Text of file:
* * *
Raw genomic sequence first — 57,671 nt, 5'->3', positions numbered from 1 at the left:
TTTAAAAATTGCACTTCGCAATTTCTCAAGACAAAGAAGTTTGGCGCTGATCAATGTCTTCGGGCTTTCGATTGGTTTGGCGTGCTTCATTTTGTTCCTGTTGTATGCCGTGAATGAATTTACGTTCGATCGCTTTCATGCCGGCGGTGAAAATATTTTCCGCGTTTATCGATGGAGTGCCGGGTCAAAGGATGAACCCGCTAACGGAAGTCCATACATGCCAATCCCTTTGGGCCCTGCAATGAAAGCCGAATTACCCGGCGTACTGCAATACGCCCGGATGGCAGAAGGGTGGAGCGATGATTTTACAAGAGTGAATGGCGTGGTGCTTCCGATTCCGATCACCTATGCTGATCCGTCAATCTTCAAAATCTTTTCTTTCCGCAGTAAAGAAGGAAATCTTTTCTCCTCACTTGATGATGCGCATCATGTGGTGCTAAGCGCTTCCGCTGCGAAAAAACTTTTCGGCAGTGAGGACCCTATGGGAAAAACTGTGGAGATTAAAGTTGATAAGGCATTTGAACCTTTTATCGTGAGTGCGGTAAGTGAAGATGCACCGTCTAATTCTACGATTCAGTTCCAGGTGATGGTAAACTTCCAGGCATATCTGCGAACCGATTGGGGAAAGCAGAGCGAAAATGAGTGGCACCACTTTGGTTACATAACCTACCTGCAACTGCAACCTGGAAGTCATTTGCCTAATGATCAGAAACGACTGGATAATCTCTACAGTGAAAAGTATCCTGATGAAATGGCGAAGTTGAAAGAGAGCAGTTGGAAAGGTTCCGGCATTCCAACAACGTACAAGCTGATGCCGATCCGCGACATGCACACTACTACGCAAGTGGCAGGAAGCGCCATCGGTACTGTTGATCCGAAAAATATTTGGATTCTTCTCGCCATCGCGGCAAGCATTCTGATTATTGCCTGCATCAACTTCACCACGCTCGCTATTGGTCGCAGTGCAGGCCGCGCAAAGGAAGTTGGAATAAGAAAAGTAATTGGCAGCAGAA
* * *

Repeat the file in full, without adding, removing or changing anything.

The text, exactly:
Raw genomic sequence first — 57,671 nt, 5'->3', positions numbered from 1 at the left:
TTTAAAAATTGCACTTCGCAATTTCTCAAGACAAAGAAGTTTGGCGCTGATCAATGTCTTCGGGCTTTCGATTGGTTTGGCGTGCTTCATTTTGTTCCTGTTGTATGCCGTGAATGAATTTACGTTCGATCGCTTTCATGCCGGCGGTGAAAATATTTTCCGCGTTTATCGATGGAGTGCCGGGTCAAAGGATGAACCCGCTAACGGAAGTCCATACATGCCAATCCCTTTGGGCCCTGCAATGAAAGCCGAATTACCCGGCGTACTGCAATACGCCCGGATGGCAGAAGGGTGGAGCGATGATTTTACAAGAGTGAATGGCGTGGTGCTTCCGATTCCGATCACCTATGCTGATCCGTCAATCTTCAAAATCTTTTCTTTCCGCAGTAAAGAAGGAAATCTTTTCTCCTCACTTGATGATGCGCATCATGTGGTGCTAAGCGCTTCCGCTGCGAAAAAACTTTTCGGCAGTGAGGACCCTATGGGAAAAACTGTGGAGATTAAAGTTGATAAGGCATTTGAACCTTTTATCGTGAGTGCGGTAAGTGAAGATGCACCGTCTAATTCTACGATTCAGTTCCAGGTGATGGTAAACTTCCAGGCATATCTGCGAACCGATTGGGGAAAGCAGAGCGAAAATGAGTGGCACCACTTTGGTTACATAACCTACCTGCAACTGCAACCTGGAAGTCATTTGCCTAATGATCAGAAACGACTGGATAATCTCTACAGTGAAAAGTATCCTGATGAAATGGCGAAGTTGAAAGAGAGCAGTTGGAAAGGTTCCGGCATTCCAACAACGTACAAGCTGATGCCGATCCGCGACATGCACACTACTACGCAAGTGGCAGGAAGCGCCATCGGTACTGTTGATCCGAAAAATATTTGGATTCTTCTCGCCATCGCGGCAAGCATTCTGATTATTGCCTGCATCAACTTCACCACGCTCGCTATTGGTCGCAGTGCAGGCCGCGCAAAGGAAGTTGGAATAAGAAAAGTAATTGGCAGCAGAA